Increasingly, vehicle manufacturers are embracing model-based calibration. Here, the powertrain and the sub systems within it are represented by a mathematical model, which can be tested in place of a physical prototype. As a result, there’s no vehicle preparation or logistics to consider, the tests can be simulated far quicker than real-time and numerous duplicates of the same model can be run in parallel.
But even with an automated approach, there’s simply too much data to run through every single combination of parameters. This is where AI comes in. The technology can do incredible things with large, complex data sets, but it also enables engineers to work smarter, reducing the amount of testing and data collection that’s involved.
“We think of big data – more sensors and more data points – as better for decision making if, say, we’re driving down the road in an autonomous vehicle, but data is also the foe in making design and development processes more efficient,” comments Brotman. “Less data is better for efficiency, whether you’re looking at the early stage design of the vehicle and the systems within it or hardware in the loop calibration. We use just 20 per cent of the data that would typically be required to solve the same problems.”
Secondmind’s Active Learning technology uses Bayesian optimisation to home in on the solution to a problem. This is effectively a filtering algorithm that directs the system towards the inputs that will yield a target output.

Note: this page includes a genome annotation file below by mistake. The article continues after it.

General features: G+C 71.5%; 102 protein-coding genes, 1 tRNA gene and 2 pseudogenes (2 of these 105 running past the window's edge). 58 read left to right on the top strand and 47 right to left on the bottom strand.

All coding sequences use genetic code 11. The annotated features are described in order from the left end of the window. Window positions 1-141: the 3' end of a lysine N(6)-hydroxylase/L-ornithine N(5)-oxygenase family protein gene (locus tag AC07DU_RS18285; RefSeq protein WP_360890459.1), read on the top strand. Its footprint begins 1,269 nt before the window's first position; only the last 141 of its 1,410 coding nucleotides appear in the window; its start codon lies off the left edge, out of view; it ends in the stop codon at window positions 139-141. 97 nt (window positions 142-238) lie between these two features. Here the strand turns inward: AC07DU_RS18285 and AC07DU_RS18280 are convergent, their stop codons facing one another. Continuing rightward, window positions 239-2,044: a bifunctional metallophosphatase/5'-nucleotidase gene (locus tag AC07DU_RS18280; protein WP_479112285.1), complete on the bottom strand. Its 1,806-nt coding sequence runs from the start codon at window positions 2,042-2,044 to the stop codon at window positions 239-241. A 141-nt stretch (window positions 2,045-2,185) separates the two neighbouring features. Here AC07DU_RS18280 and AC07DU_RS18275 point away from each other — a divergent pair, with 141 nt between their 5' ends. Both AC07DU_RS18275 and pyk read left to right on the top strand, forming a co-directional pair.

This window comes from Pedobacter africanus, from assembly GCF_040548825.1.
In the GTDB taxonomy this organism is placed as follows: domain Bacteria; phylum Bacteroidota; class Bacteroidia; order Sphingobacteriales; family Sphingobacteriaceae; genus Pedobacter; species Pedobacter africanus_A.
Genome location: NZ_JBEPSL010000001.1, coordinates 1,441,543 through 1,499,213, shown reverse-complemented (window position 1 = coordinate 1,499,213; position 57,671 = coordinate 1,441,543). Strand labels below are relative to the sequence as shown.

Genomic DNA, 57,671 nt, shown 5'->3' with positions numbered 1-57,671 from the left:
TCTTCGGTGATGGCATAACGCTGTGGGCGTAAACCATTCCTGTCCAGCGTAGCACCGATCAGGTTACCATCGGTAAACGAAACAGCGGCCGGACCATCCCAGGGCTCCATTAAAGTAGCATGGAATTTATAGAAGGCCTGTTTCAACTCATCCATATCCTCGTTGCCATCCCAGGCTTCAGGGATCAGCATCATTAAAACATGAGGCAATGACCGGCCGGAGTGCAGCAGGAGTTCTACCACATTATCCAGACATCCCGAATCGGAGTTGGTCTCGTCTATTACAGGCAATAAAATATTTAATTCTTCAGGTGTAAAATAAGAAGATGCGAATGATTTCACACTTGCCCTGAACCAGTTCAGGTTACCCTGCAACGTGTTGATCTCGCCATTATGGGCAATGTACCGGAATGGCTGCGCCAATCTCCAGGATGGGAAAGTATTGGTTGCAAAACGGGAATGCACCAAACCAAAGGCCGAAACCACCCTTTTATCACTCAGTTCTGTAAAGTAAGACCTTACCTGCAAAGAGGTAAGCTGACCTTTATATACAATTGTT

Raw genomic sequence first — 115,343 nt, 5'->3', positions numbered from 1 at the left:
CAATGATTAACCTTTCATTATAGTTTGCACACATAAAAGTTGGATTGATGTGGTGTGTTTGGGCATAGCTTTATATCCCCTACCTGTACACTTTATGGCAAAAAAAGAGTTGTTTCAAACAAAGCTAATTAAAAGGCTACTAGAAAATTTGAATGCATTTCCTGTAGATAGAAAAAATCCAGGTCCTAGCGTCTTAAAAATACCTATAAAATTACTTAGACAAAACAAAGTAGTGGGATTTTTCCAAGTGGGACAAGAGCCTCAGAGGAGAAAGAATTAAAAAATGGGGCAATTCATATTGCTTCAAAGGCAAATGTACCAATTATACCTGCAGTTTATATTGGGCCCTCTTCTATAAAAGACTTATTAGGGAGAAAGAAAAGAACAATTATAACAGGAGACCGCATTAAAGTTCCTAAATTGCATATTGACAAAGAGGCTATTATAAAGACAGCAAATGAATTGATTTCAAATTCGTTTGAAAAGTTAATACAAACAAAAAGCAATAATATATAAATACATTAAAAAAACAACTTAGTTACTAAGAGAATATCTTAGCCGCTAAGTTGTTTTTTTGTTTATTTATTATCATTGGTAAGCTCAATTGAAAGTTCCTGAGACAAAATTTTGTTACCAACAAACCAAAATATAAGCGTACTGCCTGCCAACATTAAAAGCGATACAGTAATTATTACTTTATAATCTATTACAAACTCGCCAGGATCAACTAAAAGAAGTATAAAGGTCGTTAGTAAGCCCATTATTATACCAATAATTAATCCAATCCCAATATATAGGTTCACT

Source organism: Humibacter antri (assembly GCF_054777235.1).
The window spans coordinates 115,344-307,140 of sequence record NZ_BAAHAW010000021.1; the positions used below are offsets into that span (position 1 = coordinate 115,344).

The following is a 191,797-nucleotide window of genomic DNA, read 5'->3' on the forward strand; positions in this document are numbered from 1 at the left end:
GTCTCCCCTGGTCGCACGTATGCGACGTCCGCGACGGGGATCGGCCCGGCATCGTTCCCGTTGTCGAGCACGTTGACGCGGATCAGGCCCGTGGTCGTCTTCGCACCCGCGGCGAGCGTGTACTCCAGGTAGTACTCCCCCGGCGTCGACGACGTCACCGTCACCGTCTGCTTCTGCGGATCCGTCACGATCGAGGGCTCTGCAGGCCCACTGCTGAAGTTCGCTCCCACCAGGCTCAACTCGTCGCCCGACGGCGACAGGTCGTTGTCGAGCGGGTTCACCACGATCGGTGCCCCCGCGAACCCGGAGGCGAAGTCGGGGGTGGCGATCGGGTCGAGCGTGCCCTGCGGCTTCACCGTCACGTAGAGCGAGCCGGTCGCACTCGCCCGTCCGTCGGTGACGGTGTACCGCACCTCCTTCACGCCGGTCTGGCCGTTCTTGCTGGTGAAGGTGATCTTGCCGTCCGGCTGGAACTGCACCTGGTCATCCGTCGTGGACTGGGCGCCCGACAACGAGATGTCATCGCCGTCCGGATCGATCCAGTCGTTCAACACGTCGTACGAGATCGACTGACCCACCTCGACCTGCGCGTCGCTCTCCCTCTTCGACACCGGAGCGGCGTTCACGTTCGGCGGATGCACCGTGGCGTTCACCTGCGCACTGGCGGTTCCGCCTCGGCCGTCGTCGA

An example might be the goal of minimising brake specific fuel consumption for a given range of speed and load points, without breaching predefined limits for NOx emissions, cylinder pressure and turbo speed. A physics model for the relationship between these variables is generated in the cloud and used to run an experiment on the first set of values. The input conditions are automatically refined, based on these outputs, and the process iterates towards an optimal solution.
The end result is much the same as using traditional statistical methods in model-based calibration, but the solution can be achieved far more efficiently with intelligent optimisation. It can be carried out entirely virtually or blended with experimental data and the engineer’s own intuition.
Secondmind’s Optimization Engine is also in the early stages of helping engineers optimise the design of complex vehicle systems. It’s hoped that this will give them better configuration choices and a higher degree of confidence in the early stages of the design. The initial aim is not to eliminate physical testing completely, but rather to minimise the dependency on it, Brotman explains.